Designers know there's a market for Facebook apps that allow you to see who views your profile. And they also know that Facebook has strict privacy rules forbidding it. So many designers toe this line, bringing you right up to the edge of something resembling actual knowledge.
Typing the word "statistics" into the Facebook app directory returns a long list of traffic tracking apps, similar to Facebook Insights. Most of them aren't as good. But you'll find a rotating and ever-increasing list of gems that do things like mine your status updates for the words you use most. Just be sure to keep one important point in mind: These apps mine your profile for interaction. When someone "likes" a photo you post, comments on your status update or otherwise interacts with your profile, these apps know, and they may be able to build models of your most active friends. But if an ex-boyfriend is simply lurking around your profile, there's absolutely no way to tell, so don't believe the apps that tell you otherwise.
Be assured that app designers are constantly prodding Facebook for workarounds that take you past the Facebook privacy rules, and every once in a while, a designer finds an inroad. Generally, when this happens, an app that actually does return interesting information about your profile views has a ticking lifespan, which ends when Facebook finds out and shuts it down. For example, take Breakup Notifier, which claimed, "You like someone. They're in a relationship. Be the first to know when they're out of it." The app worked by mining your friends' relationship statuses.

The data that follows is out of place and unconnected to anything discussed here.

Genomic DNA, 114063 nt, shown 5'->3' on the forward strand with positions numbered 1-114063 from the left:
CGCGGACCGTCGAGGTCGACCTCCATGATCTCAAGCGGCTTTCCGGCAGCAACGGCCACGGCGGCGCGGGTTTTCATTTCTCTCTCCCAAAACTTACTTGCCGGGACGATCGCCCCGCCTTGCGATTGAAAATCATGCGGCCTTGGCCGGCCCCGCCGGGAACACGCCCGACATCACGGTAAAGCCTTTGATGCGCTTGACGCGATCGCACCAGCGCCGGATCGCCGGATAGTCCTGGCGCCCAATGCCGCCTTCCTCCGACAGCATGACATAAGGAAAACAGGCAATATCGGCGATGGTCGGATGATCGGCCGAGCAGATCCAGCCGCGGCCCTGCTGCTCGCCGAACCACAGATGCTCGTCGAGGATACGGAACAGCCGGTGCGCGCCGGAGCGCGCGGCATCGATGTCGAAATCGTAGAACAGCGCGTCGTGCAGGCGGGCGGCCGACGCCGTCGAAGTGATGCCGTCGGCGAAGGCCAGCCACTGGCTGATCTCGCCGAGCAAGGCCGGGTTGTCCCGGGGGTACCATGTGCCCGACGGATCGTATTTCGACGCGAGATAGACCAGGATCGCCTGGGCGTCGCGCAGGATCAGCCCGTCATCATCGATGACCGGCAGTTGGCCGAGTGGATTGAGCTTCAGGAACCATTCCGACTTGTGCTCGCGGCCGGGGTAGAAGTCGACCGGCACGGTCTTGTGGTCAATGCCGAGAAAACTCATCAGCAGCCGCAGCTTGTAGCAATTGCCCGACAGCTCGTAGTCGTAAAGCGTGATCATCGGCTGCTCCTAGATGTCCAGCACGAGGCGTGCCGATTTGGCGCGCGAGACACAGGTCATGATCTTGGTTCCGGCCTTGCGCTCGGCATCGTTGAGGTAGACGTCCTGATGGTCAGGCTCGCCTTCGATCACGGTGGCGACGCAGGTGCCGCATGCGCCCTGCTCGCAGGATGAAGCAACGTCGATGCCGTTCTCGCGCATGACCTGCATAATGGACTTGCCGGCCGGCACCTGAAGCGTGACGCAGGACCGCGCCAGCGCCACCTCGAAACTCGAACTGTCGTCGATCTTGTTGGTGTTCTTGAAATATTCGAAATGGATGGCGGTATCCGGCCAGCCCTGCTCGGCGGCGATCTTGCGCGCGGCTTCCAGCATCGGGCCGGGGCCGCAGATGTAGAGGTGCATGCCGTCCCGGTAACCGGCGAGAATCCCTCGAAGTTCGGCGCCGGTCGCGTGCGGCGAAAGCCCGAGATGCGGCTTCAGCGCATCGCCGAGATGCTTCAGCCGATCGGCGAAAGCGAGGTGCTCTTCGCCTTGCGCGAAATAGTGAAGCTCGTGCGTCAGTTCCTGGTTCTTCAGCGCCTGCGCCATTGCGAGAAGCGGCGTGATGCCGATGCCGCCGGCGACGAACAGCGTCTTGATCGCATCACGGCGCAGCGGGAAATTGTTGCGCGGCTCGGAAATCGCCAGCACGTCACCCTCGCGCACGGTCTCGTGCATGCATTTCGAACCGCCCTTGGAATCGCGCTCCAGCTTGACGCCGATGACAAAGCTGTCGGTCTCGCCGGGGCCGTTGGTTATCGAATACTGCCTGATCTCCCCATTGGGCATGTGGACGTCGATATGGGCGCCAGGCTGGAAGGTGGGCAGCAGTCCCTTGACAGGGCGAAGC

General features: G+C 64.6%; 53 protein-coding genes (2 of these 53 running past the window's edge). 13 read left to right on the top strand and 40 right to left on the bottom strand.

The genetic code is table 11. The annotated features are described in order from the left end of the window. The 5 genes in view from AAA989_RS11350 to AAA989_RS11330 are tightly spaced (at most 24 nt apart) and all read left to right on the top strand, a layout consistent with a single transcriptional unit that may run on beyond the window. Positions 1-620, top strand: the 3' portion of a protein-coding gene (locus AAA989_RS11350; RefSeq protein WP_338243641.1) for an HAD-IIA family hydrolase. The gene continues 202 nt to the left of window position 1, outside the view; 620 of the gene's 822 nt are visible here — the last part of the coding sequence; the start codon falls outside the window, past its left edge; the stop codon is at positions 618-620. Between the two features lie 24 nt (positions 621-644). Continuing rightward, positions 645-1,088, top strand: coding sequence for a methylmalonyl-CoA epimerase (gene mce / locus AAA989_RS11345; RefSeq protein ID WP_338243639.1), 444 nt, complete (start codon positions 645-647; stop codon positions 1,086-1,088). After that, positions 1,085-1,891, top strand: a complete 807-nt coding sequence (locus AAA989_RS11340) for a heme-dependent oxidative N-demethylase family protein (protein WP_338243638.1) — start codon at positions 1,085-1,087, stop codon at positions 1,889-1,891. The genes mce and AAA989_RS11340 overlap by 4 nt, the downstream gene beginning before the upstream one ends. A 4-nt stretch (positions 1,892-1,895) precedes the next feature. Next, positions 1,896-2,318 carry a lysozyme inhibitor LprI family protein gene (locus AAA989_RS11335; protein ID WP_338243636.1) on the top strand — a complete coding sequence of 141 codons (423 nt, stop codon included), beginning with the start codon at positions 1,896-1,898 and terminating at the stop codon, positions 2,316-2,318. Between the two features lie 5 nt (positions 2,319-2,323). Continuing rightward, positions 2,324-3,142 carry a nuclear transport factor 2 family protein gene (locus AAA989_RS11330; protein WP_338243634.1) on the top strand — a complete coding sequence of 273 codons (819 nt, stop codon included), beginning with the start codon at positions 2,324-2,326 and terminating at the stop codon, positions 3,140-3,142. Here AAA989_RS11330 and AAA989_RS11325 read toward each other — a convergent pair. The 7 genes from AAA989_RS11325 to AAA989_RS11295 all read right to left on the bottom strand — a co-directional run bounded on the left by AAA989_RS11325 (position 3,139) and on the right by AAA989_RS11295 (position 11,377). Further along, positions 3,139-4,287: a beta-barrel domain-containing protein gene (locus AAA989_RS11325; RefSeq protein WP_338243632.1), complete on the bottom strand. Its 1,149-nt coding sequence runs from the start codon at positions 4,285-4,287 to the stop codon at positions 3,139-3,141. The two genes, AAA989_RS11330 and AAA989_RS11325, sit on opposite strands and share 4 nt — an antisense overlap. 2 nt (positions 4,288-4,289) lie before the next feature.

In 36 hours, it attracted 700,000 visits and more than 3.6 million users [sources: Heussner, Tsotsis]. And then, poof, it was gone within the week, squashed like a grape under the stiletto heel of Facebook, which blocked the app.
If you keep your eyes peeled, you might come across the next banned app before it's banned. Until then, learn to live with the fact that -- definitively, finally and with an exclamation point -- you can't see who's stalking you on Facebook, and that's the final word from straight from the Zuckerberg team.